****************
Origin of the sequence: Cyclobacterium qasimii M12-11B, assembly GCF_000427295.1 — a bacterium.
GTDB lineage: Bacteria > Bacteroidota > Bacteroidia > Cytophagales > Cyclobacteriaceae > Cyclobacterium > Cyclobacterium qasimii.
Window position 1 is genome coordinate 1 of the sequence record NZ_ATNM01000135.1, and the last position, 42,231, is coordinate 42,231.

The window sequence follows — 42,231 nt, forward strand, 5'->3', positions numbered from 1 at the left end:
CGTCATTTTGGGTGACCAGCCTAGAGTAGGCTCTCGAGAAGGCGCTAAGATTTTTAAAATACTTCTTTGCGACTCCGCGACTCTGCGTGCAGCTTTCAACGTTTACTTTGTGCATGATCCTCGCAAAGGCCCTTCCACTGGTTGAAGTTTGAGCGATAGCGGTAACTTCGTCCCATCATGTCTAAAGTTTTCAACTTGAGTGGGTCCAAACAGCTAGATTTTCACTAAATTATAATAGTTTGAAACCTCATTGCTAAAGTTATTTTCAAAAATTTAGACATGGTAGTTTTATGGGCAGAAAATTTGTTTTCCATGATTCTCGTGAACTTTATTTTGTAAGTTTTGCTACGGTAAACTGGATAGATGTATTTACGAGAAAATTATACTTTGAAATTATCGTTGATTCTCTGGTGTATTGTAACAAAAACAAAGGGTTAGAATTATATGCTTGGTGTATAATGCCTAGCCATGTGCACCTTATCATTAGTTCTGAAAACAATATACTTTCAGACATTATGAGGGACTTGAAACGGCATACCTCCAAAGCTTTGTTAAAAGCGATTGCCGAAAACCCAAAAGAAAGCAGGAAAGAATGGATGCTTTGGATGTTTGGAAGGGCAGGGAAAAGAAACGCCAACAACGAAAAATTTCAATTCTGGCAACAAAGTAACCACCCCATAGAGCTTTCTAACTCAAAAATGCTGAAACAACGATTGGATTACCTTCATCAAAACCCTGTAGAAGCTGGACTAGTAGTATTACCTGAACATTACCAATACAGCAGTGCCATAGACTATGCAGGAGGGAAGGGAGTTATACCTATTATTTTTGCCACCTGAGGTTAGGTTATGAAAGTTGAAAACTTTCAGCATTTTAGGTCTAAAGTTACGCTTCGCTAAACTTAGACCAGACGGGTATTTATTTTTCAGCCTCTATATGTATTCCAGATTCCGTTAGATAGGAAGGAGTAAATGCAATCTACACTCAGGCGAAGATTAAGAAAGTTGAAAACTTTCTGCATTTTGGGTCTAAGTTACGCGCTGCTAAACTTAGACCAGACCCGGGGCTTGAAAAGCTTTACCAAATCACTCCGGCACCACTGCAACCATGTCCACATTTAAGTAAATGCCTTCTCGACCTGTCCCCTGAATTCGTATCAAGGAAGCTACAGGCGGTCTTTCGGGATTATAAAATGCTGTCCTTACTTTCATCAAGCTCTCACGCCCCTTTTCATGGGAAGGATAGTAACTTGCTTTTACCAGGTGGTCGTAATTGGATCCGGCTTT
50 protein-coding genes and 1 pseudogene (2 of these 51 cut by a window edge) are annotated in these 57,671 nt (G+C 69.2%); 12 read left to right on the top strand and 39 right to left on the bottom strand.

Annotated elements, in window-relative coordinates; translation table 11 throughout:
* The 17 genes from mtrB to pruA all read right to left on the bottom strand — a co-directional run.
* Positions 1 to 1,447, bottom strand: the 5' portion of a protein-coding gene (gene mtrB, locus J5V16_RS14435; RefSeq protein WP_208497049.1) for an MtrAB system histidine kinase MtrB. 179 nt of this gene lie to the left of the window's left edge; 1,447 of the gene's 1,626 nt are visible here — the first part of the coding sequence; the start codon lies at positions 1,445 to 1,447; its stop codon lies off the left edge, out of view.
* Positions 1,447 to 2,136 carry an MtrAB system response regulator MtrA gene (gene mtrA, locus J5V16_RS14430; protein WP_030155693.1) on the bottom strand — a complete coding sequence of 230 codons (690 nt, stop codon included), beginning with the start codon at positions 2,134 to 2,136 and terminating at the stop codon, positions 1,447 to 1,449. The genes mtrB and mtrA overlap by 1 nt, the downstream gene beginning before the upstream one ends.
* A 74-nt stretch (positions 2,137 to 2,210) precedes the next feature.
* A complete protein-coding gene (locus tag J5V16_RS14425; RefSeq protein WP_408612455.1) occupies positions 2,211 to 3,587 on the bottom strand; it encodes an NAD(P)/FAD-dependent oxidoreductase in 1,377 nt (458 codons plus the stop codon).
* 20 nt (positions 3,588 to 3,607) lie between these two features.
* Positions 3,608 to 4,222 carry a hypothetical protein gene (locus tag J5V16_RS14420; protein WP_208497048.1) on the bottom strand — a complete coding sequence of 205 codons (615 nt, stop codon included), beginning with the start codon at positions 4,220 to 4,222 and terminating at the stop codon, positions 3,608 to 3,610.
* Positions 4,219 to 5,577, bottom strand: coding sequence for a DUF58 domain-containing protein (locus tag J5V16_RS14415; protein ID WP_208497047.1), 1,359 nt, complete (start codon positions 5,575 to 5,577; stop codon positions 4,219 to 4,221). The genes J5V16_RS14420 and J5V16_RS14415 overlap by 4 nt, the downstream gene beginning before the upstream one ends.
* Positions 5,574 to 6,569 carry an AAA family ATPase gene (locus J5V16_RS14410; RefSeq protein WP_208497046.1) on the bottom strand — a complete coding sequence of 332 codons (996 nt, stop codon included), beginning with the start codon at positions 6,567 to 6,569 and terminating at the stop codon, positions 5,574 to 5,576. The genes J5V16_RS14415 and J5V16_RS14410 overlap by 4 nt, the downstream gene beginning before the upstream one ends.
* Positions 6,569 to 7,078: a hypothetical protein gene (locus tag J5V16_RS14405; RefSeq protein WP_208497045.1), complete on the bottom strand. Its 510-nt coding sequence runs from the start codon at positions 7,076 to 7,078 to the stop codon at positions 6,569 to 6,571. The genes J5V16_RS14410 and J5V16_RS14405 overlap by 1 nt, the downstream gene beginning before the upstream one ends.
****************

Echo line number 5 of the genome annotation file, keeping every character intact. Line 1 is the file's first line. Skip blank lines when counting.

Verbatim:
CGTCATTTTGGGTGACCAGCCTAGAGTAGGCTCTCGAGAAGGCGCTAAGATTTTTAAAATACTTCTTTGCGACTCCGCGACTCTGCGTGCAGCTTTCAACGTTTACTTTGTGCATGATCCTCGCAAAGGCCCTTCCACTGGTTGAAGTTTGAGCGATAGCGGTAACTTCGTCCCATCATGTCTAAAGTTTTCAACTTGAGTGGGTCCAAACAGCTAGATTTTCACTAAATTATAATAGTTTGAAACCTCATTGCTAAAGTTATTTTCAAAAATTTAGACATGGTAGTTTTATGGGCAGAAAATTTGTTTTCCATGATTCTCGTGAACTTTATTTTGTAAGTTTTGCTACGGTAAACTGGATAGATGTATTTACGAGAAAATTATACTTTGAAATTATCGTTGATTCTCTGGTGTATTGTAACAAAAACAAAGGGTTAGAATTATATGCTTGGTGTATAATGCCTAGCCATGTGCACCTTATCATTAGTTCTGAAAACAATATACTTTCAGACATTATGAGGGACTTGAAACGGCATACCTCCAAAGCTTTGTTAAAAGCGATTGCCGAAAACCCAAAAGAAAGCAGGAAAGAATGGATGCTTTGGATGTTTGGAAGGGCAGGGAAAAGAAACGCCAACAACGAAAAATTTCAATTCTGGCAACAAAGTAACCACCCCATAGAGCTTTCTAACTCAAAAATGCTGAAACAACGATTGGATTACCTTCATCAAAACCCTGTAGAAGCTGGACTAGTAGTATTACCTGAACATTACCAATACAGCAGTGCCATAGACTATGCAGGAGGGAAGGGAGTTATACCTATTATTTTTGCCACCTGAGGTTAGGTTATGAAAGTTGAAAACTTTCAGCATTTTAGGTCTAAAGTTACGCTTCGCTAAACTTAGACCAGACGGGTATTTATTTTTCAGCCTCTATATGTATTCCAGATTCCGTTAGATAGGAAGGAGTAAATGCAATCTACACTCAGGCGAAGATTAAGAAAGTTGAAAACTTTCTGCATTTTGGGTCTAAGTTACGCGCTGCTAAACTTAGACCAGACCCGGGGCTTGAAAAGCTTTACCAAATCACTCCGGCACCACTGCAACCATGTCCACATTTAAGTAAATGCCTTCTCGACCTGTCCCCTGAATTCGTATCAAGGAAGCTACAGGCGGTCTTTCGGGATTATAAAATGCTGTCCTTACTTTCATCAAGCTCTCACGCCCCTTTTCATGGGAAGGATAGTAACTTGCTTTTACCAGGTGGTCGTAATTGGATCCGGCTTT